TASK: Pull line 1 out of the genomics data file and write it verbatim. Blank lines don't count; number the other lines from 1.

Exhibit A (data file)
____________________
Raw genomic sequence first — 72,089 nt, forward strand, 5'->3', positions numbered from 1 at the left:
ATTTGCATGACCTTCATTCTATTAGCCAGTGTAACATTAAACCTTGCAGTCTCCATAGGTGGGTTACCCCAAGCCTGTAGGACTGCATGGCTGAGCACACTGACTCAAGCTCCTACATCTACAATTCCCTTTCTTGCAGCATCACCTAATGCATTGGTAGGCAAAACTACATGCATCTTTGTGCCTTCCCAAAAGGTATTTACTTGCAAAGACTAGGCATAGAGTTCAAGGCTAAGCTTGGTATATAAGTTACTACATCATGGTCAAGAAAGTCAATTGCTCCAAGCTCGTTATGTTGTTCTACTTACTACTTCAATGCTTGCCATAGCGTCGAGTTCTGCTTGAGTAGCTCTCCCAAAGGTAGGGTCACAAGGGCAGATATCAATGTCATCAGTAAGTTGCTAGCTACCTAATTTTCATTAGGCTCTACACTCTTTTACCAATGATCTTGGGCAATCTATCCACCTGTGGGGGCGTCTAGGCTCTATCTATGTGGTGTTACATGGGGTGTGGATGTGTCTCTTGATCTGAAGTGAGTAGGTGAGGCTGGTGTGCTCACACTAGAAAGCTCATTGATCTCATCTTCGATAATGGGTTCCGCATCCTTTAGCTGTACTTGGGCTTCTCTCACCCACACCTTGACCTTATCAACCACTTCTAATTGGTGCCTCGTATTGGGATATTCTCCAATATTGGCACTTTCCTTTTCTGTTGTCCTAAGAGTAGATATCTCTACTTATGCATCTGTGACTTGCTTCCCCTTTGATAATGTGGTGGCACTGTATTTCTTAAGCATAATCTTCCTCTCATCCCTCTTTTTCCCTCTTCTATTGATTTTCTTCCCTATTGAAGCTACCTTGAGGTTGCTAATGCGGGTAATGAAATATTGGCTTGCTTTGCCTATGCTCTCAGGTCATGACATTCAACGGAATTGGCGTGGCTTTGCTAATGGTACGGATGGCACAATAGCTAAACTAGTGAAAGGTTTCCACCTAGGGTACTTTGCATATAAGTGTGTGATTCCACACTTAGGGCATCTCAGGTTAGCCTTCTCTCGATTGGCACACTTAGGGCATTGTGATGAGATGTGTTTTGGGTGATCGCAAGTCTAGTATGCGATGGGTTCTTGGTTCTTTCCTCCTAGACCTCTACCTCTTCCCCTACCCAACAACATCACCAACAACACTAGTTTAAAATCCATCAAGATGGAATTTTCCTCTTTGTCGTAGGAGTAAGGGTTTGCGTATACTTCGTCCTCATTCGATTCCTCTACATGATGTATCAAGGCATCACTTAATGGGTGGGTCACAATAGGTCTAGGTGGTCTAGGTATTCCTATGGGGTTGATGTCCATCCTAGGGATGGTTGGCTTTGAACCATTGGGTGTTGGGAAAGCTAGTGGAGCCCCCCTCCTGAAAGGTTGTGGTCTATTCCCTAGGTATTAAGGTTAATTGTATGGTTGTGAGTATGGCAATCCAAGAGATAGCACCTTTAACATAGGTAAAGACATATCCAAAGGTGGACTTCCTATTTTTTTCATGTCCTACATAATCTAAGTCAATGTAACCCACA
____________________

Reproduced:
Raw genomic sequence first — 72,089 nt, forward strand, 5'->3', positions numbered from 1 at the left: